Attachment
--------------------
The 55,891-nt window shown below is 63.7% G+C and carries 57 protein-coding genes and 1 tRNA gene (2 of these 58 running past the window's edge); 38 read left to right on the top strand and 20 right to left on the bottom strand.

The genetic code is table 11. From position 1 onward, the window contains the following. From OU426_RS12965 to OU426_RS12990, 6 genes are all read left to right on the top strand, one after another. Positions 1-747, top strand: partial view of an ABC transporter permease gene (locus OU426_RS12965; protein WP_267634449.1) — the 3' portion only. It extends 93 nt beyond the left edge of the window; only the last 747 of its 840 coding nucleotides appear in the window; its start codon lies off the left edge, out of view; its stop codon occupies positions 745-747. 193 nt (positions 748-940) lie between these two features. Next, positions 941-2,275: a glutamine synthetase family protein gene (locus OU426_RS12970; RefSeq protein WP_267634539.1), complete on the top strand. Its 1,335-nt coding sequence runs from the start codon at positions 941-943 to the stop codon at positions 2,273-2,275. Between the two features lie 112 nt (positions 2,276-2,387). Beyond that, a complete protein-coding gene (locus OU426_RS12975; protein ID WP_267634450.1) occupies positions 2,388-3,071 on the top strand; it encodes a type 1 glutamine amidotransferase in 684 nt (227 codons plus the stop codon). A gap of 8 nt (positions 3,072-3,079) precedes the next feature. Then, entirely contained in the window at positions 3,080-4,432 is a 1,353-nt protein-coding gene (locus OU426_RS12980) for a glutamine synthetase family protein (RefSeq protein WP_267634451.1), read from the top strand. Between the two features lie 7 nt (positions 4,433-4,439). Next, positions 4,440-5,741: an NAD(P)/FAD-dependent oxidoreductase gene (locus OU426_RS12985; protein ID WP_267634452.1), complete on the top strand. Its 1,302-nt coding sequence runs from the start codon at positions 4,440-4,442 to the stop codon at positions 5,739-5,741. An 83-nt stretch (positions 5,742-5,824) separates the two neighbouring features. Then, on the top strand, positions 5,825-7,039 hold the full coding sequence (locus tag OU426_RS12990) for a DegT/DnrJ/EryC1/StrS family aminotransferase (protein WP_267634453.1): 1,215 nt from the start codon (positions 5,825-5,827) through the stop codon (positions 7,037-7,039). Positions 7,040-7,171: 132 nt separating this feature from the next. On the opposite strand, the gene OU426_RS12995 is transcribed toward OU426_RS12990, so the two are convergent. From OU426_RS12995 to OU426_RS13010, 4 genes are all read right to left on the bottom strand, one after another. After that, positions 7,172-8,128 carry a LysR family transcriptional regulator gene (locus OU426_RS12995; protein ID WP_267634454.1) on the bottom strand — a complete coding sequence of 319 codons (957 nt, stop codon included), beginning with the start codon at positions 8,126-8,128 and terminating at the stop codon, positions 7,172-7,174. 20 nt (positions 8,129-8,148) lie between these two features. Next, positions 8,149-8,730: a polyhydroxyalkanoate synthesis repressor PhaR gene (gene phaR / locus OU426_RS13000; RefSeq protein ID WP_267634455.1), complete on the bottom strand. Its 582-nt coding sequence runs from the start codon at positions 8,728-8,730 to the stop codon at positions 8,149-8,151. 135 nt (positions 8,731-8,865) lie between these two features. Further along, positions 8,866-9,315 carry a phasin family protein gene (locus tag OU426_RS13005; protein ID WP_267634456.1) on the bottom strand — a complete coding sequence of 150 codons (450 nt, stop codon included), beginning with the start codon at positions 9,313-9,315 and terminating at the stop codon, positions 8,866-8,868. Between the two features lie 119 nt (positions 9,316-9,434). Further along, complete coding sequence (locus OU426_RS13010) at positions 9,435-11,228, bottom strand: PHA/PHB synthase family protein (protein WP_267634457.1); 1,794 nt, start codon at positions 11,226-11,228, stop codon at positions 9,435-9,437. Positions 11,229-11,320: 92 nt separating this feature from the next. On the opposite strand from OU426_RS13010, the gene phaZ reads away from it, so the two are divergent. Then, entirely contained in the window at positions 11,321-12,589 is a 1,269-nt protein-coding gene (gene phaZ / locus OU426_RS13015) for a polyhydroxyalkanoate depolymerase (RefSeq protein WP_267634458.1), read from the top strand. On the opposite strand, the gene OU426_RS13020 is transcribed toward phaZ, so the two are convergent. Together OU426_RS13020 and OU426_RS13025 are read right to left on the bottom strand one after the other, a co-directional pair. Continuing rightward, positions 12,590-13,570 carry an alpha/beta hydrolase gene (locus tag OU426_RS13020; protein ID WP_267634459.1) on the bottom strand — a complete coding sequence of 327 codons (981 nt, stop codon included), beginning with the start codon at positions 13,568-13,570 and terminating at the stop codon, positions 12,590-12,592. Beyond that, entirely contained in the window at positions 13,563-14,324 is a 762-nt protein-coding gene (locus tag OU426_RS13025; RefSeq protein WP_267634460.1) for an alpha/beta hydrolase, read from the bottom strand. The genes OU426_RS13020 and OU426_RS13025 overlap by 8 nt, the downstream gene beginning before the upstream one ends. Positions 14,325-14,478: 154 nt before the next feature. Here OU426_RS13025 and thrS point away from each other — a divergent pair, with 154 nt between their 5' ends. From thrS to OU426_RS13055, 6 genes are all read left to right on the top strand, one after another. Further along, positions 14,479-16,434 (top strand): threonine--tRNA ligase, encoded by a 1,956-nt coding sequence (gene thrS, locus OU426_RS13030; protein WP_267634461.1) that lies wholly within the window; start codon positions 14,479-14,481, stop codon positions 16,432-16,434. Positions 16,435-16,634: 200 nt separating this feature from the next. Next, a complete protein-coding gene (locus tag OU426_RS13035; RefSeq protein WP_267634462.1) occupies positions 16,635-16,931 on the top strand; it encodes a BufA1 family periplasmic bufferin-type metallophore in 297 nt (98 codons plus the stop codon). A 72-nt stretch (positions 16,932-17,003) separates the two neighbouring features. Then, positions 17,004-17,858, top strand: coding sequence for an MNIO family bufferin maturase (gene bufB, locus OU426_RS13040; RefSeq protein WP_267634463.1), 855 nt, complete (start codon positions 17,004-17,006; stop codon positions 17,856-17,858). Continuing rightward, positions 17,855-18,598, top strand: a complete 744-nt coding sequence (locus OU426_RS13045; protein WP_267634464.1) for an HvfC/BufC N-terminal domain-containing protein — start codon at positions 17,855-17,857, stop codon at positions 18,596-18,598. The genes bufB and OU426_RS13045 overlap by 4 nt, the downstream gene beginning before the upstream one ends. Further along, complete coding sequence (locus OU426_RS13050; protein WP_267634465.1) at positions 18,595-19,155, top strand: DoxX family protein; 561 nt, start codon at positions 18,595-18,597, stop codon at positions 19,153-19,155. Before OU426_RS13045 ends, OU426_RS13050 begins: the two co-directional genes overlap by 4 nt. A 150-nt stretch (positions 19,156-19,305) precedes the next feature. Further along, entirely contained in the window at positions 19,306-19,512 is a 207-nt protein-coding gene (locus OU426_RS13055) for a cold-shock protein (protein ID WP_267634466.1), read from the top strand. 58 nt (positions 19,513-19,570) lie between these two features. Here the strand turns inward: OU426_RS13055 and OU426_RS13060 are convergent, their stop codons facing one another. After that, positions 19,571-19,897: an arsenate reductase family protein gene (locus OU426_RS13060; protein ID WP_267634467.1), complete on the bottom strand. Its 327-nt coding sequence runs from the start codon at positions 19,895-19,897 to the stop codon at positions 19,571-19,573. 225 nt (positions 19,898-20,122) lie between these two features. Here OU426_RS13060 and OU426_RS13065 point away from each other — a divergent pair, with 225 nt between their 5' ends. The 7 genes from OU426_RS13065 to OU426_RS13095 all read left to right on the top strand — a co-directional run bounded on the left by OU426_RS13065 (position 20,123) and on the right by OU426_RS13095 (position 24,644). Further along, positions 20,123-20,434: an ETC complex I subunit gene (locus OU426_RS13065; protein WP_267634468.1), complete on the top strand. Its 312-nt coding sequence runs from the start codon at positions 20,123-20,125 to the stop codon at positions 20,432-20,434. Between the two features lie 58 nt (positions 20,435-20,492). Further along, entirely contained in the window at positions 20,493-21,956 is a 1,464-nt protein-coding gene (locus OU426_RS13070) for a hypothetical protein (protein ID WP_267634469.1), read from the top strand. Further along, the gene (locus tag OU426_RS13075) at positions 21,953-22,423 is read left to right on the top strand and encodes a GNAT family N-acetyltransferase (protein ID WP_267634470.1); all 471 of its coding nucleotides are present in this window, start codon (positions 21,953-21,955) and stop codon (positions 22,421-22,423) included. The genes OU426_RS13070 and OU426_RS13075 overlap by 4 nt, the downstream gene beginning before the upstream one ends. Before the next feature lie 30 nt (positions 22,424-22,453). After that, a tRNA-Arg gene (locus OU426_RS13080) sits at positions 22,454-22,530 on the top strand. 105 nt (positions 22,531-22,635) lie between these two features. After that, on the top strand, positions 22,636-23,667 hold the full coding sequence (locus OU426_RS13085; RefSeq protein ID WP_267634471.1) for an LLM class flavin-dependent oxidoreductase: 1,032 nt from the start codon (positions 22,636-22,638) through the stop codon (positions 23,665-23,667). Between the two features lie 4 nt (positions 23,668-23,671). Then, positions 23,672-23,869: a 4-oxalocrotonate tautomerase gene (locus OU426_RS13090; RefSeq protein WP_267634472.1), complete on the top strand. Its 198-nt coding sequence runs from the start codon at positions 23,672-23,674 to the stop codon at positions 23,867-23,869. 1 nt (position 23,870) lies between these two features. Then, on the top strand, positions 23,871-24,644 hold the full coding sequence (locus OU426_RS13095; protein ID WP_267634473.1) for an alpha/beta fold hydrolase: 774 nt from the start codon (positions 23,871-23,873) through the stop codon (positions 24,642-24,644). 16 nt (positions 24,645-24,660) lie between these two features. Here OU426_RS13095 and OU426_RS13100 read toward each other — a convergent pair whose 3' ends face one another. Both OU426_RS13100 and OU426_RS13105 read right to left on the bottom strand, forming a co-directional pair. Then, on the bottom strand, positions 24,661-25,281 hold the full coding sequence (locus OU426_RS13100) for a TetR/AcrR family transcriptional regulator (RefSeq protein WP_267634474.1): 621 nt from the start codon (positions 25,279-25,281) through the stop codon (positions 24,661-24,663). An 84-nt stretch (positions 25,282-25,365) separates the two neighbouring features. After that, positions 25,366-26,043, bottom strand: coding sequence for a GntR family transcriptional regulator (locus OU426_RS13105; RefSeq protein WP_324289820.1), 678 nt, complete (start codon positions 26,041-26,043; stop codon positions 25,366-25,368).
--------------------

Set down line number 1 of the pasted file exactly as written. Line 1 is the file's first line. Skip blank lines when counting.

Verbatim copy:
The 55,891-nt window shown below is 63.7% G+C and carries 57 protein-coding genes and 1 tRNA gene (2 of these 58 running past the window's edge); 38 read left to right on the top strand and 20 right to left on the bottom strand.